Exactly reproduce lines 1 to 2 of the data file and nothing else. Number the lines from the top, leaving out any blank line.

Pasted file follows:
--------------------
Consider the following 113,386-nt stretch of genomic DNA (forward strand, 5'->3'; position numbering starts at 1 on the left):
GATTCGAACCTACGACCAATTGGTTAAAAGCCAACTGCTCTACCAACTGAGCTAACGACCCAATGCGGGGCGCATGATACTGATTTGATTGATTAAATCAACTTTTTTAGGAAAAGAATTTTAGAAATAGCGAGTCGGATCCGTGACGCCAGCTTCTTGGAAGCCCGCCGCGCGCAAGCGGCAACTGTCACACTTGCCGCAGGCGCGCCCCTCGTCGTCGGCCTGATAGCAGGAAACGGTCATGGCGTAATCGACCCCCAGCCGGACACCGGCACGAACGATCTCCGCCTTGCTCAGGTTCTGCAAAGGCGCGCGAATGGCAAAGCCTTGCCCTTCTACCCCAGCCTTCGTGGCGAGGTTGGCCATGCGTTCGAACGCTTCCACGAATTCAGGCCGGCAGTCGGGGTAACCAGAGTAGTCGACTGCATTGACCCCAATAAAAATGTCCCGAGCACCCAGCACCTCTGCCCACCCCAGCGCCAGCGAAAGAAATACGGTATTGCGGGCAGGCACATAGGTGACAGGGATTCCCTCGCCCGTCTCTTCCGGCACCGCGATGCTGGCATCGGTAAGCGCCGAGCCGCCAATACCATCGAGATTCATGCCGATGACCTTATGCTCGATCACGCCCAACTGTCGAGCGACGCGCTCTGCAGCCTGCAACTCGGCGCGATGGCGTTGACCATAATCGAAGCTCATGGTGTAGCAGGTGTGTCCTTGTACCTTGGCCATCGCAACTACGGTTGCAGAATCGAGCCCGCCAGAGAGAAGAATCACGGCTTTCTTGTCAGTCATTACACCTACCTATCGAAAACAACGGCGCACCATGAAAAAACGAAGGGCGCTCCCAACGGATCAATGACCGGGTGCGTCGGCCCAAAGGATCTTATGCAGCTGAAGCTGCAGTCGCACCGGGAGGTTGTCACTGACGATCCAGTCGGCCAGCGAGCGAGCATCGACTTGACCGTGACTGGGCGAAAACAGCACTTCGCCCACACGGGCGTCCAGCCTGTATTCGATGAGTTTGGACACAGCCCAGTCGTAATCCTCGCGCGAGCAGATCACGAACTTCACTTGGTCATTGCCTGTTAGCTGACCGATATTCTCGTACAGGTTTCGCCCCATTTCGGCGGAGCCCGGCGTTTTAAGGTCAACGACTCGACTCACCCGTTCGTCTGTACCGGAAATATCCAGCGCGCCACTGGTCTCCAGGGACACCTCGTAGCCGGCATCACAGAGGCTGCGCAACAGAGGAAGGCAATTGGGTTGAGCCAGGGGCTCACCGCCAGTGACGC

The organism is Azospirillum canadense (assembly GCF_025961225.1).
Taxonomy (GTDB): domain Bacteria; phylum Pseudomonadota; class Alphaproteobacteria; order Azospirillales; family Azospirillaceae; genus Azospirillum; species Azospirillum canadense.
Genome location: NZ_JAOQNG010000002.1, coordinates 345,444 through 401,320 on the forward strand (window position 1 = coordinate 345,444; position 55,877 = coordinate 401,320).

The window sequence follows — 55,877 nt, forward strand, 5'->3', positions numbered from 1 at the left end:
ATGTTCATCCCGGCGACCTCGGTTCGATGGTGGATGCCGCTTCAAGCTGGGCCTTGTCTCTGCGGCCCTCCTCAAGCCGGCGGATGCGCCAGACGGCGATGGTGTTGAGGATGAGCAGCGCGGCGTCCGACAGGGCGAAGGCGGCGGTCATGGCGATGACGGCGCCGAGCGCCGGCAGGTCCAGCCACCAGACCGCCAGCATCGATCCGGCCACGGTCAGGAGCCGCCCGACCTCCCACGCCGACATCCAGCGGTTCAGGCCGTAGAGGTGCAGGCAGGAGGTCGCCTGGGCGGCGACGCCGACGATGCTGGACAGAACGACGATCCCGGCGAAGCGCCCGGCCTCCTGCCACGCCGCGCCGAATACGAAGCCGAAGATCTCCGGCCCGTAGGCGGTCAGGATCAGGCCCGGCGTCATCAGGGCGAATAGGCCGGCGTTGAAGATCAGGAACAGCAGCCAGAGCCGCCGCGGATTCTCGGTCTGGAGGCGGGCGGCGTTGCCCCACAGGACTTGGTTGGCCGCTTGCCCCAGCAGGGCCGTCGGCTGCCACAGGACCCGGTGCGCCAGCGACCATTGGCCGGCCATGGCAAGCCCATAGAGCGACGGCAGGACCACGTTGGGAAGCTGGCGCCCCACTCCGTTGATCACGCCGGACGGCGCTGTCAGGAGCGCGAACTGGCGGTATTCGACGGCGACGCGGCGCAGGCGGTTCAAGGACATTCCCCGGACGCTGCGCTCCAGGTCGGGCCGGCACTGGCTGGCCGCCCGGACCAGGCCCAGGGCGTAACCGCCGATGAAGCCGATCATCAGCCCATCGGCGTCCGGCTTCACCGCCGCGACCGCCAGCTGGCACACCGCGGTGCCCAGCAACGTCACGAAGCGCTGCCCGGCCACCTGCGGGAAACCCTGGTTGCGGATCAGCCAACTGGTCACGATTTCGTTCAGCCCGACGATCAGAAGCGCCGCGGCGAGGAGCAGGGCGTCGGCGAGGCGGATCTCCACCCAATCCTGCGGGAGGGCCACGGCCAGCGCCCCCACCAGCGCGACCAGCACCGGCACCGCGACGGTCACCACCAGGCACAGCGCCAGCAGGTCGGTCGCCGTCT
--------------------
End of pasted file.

Consider the following 113,386-nt stretch of genomic DNA (forward strand, 5'->3'; position numbering starts at 1 on the left):
GATTCGAACCTACGACCAATTGGTTAAAAGCCAACTGCTCTACCAACTGAGCTAACGACCCAATGCGGGGCGCATGATACTGATTTGATTGATTAAATCAACTTTTTTAGGAAAAGAATTTTAGAAATAGCGAGTCGGATCCGTGACGCCAGCTTCTTGGAAGCCCGCCGCGCGCAAGCGGCAACTGTCACACTTGCCGCAGGCGCGCCCCTCGTCGTCGGCCTGATAGCAGGAAACGGTCATGGCGTAATCGACCCCCAGCCGGACACCGGCACGAACGATCTCCGCCTTGCTCAGGTTCTGCAAAGGCGCGCGAATGGCAAAGCCTTGCCCTTCTACCCCAGCCTTCGTGGCGAGGTTGGCCATGCGTTCGAACGCTTCCACGAATTCAGGCCGGCAGTCGGGGTAACCAGAGTAGTCGACTGCATTGACCCCAATAAAAATGTCCCGAGCACCCAGCACCTCTGCCCACCCCAGCGCCAGCGAAAGAAATACGGTATTGCGGGCAGGCACATAGGTGACAGGGATTCCCTCGCCCGTCTCTTCCGGCACCGCGATGCTGGCATCGGTAAGCGCCGAGCCGCCAATACCATCGAGATTCATGCCGATGACCTTATGCTCGATCACGCCCAACTGTCGAGCGACGCGCTCTGCAGCCTGCAACTCGGCGCGATGGCGTTGACCATAATCGAAGCTCATGGTGTAGCAGGTGTGTCCTTGTACCTTGGCCATCGCAACTACGGTTGCAGAATCGAGCCCGCCAGAGAGAAGAATCACGGCTTTCTTGTCAGTCATTACACCTACCTATCGAAAACAACGGCGCACCATGAAAAAACGAAGGGCGCTCCCAACGGATCAATGACCGGGTGCGTCGGCCCAAAGGATCTTATGCAGCTGAAGCTGCAGTCGCACCGGGAGGTTGTCACTGACGATCCAGTCGGCCAGCGAGCGAGCATCGACTTGACCGTGACTGGGCGAAAACAGCACTTCGCCCACACGGGCGTCCAGCCTGTATTCGATGAGTTTGGACACAGCCCAGTCGTAATCCTCGCGCGAGCAGATCACGAACTTCACTTGGTCATTGCCTGTTAGCTGACCGATATTCTCGTACAGGTTTCGCCCCATTTCGGCGGAGCCCGGCGTTTTAAGGTCAACGACTCGACTCACCCGTTCGTCTGTACCGGAAATATCCAGCGCGCCACTGGTCTCCAGGGACACCTCGTAGCCGGCATCACAGAGGCTGCGCAACAGAGGAAGGCAATTGGGTTGAGCCAGGGGCTCACCGCCAGTGACGC